Saturday, February 18, 2012

Sat Post #1: Bloomberg - Canadian Housing Market heads for severe correction

On Thursday we ruminated on the impact the plethora of mainstream media articles about the Canadian Housing Bubble and pondered what effect it was going to have on the real estate market.

How long before all the negative press convinces buyers (local and internationally) that now is NOT the time to buy?

Yesterday we noted that  TD Bank may have upped the "do not buy" ante with a note to clients in which TD economists said that a "housing correction will take hold in 2013."

Well... the negative press parade continues. Joining TD Bank's claims that the Canadian market is going to correct is Bloomberg, who headlines, "Canada Housing Heads For Severe Correction"

As headlines go, you can't get much more specific or dire than telling your readers that the Canadian housing market is headed for a 'severe' correction.

Bloomberg interviewed George Athanassakos, professor of finance at the Richard Ivey School of Business. In the article, Bloomberg charted Canada’s housing investment as a percentage of gross domestic product, and the declines in inflation-adjusted house prices that follow when this ratio tops 7%.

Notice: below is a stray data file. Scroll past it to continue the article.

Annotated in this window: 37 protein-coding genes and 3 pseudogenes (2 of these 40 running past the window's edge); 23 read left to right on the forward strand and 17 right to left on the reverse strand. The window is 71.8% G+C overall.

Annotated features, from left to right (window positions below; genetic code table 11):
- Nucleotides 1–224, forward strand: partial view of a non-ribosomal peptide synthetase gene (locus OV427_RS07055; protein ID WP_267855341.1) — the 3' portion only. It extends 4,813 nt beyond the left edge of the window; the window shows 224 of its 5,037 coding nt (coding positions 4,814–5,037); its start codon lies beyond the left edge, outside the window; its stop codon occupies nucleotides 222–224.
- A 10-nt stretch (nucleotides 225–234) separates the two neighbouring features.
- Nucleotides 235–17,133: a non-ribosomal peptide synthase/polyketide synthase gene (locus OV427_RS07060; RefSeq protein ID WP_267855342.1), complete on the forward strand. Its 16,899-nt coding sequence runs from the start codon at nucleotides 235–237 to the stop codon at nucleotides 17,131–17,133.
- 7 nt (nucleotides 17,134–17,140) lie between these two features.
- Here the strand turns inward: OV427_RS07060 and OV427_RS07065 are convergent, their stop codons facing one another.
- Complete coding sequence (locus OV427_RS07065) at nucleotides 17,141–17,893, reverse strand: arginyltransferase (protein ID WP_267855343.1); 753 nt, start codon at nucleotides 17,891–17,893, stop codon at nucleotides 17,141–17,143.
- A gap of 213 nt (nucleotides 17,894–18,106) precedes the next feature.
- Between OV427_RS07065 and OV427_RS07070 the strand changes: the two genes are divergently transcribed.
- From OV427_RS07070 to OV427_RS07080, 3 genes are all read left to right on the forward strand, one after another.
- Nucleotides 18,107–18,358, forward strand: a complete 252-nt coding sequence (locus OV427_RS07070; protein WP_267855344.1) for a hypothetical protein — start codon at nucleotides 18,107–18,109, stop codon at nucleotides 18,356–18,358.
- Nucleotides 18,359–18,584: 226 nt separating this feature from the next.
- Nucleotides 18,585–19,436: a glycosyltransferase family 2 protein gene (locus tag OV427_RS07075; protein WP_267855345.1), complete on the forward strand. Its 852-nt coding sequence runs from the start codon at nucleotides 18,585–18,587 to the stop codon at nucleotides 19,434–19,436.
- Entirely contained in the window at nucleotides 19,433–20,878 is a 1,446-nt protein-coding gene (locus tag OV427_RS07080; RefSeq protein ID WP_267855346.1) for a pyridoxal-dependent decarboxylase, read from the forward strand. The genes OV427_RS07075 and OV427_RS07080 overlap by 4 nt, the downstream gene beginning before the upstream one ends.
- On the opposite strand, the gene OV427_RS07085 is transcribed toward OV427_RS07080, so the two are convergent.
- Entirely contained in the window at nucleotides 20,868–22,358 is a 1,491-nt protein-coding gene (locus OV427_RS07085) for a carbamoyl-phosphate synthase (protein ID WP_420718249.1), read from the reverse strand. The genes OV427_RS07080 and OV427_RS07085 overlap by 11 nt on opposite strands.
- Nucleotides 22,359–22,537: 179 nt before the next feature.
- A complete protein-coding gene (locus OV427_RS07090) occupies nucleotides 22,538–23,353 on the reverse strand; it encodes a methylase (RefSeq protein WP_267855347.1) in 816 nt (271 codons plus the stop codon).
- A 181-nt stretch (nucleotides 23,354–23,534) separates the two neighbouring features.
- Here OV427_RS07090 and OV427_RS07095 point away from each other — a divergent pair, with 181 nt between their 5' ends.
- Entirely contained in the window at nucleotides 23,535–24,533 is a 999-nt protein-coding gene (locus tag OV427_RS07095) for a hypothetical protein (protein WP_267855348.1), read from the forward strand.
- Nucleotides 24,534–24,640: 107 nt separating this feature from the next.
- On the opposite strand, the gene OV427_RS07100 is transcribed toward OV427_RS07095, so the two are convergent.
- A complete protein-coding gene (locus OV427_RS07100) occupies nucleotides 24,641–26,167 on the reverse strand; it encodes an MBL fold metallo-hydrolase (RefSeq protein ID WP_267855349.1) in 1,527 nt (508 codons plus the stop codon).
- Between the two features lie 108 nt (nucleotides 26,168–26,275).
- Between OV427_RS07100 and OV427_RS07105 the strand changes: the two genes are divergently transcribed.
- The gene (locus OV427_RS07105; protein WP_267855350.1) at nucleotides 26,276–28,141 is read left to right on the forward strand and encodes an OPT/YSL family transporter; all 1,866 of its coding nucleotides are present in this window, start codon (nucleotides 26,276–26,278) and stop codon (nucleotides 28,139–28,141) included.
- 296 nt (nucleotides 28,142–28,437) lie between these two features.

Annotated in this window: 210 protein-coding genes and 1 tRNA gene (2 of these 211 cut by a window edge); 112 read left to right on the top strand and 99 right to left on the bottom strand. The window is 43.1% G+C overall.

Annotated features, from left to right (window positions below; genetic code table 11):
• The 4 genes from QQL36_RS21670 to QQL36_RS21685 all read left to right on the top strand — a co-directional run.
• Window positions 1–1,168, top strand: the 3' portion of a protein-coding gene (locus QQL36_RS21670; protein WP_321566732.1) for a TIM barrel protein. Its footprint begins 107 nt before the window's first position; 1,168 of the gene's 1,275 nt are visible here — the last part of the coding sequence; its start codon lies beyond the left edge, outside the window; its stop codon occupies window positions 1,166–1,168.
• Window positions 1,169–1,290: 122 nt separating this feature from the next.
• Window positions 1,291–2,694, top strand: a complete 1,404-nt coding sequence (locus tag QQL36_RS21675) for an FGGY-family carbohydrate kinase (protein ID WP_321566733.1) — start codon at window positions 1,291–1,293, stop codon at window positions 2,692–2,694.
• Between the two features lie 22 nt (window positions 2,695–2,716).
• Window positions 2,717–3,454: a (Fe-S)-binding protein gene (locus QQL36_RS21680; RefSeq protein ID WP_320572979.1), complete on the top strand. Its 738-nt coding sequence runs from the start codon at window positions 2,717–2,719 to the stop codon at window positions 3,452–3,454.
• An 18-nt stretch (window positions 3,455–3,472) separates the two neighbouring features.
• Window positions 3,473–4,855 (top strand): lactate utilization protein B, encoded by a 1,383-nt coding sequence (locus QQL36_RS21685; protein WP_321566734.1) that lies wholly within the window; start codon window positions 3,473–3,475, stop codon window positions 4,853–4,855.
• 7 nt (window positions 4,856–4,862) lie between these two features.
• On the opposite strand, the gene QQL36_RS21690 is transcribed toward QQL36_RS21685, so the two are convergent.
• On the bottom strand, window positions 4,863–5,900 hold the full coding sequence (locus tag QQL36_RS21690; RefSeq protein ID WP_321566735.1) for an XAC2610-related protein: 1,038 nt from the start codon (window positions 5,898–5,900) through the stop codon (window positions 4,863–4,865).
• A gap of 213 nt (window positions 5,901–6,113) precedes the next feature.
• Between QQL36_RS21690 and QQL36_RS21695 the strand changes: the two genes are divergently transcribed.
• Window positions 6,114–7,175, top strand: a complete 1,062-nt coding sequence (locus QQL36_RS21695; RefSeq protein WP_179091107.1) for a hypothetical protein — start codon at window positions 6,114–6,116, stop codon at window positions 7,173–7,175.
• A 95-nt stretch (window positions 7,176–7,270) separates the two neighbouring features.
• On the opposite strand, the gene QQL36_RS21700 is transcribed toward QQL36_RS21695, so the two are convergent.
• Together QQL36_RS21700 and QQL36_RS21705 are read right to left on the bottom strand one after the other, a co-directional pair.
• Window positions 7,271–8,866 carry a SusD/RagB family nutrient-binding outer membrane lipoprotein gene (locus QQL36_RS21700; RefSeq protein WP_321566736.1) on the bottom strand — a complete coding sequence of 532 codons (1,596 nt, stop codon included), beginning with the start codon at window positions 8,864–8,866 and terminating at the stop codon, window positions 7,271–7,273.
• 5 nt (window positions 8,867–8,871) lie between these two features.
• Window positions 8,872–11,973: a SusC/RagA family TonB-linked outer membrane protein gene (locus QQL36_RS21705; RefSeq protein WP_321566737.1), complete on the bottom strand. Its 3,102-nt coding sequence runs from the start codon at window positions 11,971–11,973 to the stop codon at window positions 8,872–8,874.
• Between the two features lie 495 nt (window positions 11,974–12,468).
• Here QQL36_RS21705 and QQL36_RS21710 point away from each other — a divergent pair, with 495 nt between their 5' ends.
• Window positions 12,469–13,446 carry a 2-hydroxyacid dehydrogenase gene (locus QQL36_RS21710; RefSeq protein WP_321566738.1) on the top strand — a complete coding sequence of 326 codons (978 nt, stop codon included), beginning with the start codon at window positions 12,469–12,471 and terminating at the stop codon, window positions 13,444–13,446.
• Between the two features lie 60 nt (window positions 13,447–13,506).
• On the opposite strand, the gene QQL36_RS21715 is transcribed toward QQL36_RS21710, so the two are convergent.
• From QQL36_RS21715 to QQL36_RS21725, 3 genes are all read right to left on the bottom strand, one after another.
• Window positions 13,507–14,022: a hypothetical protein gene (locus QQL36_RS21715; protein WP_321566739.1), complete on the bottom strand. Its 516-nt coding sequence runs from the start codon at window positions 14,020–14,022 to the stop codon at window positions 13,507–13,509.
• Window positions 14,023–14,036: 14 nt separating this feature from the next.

According to Athanassakos, “eventually, everything boils down to demand and supply. Whenever this ratio (housing investment as a percentage of gross domestic product) goes over 7%, it signifies overinvestment in housing and two or three years later, we have a severe correction.”

Athanassakos noted that Canada’s housing market is booming as historically-low interest rates fuel purchases, driving up home prices and adding to record household debt. Canada’s ratio of housing investment to GDP has averaged 5.8 percent over the last 50 years but has recently jumped to about 7%, based on Statistics Canada figures as of the third quarter of 2011.

Hence Athanassakos' conclusion that Canada is poised for a 'severe' correction and TD Bank is joined in it's prediction that Canada's housing market is about to face a significant correction.

Will it have an impact? All those Asians with extreme gobs of money won't hesitate to snap up pricey Vancouver real estate because they 'want' to live here and the prospect of seeing their investments "severely" drop isn't an issue... right?


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